Colonizing space has to be about people. It is, at its heart, about the idea of home. Regardless of the motivation, seeking shelter, seeking conquest, seeking capital, there’s an inescapable personal aspect of it. The ability to see ourselves in the stars, and write our names there.
Surviving Mars sidesteps this in a fashion that tell a story of a bleak and dangerous future.
Imagine a Mars populated entirely by remote controlled robots. It’s not too hard. You can see one with the naked eye if you squint hard enough. But here, drones and rovers extract resources, manage distribution, and create dozens of silent systems, heralds for the arrival of humankind. Oxygen generators to pull air from the thin atmosphere, water extractors to process deposits, and solar panels to keep the lights on. Research and refinements are ongoing, and drones make those adjustments on the fly. The settlement area is scanned for useful and valuable resources. Everything feeds into the dome.
The dome waits, empty apartments and vacant clinics, for people to arrive. But when they do, they’re cogs. Capable of running more sophisticated machines and generating more research, they’re little more than the population of the ant farm. They have traits, but no connection, not with Earth and not with each other. They live, work, and shop. The premiere sources of comfort and sanity being diners, electronics stores, and casinos, because it’s desperately important to the mission that one of the Founders flip burgers for a living.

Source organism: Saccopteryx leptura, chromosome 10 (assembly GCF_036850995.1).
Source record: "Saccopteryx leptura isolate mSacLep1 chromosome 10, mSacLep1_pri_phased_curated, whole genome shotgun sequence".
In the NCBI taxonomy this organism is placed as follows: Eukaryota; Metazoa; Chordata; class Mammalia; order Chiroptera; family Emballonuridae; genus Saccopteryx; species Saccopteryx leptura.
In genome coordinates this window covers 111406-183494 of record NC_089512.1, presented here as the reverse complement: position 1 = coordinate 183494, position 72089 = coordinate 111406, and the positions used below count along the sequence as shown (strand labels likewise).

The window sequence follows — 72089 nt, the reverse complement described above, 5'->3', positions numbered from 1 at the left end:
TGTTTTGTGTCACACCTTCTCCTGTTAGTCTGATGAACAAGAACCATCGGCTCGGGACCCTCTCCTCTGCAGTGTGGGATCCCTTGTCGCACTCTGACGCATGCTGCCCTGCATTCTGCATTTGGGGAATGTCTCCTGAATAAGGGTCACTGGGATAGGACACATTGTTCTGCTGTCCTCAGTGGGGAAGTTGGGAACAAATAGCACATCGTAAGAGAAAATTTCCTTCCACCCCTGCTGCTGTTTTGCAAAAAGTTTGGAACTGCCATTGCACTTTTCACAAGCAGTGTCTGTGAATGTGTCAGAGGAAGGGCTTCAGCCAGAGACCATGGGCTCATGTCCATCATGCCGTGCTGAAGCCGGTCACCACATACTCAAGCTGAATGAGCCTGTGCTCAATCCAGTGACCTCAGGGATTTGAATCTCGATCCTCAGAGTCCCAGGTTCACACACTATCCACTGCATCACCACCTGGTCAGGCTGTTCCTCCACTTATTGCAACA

Surviving Mars reimagines the company store. Its Founders little more than miners, pieces in a machine that generates resources to accommodate more miners; comfort, health, and sanity budgeted to acceptable parameters. Involving humans drains the humanity from the process as they filter from place to place like bacteria with a destination.
The Squeaky Wheel
Children happen. They aren’t born in the colony, they merely have occurred. They manifest with no parents, bearing Martian names like Euphoria Rocket, and live in the nursery until old enough to work and occupy an apartment. There’s no sense of relationship or community. Your cogs randomly produce other larval cogs. It’s important to have the right amount of cogs. Too many or too few and the cogs become bogged down. Work becomes challenging to continue, and work is all there is.
The picture that Surviving Mars paints is bleak. People valued for specialties and reproductive capacity, a Mars that begins and ends with commerce and the acquisition of further specialization. A game not just of colonization, but optimization. It’s a future that doesn’t tell our stories. One that doesn’t see people for who we are.
It is a future we could have, if we’re not careful.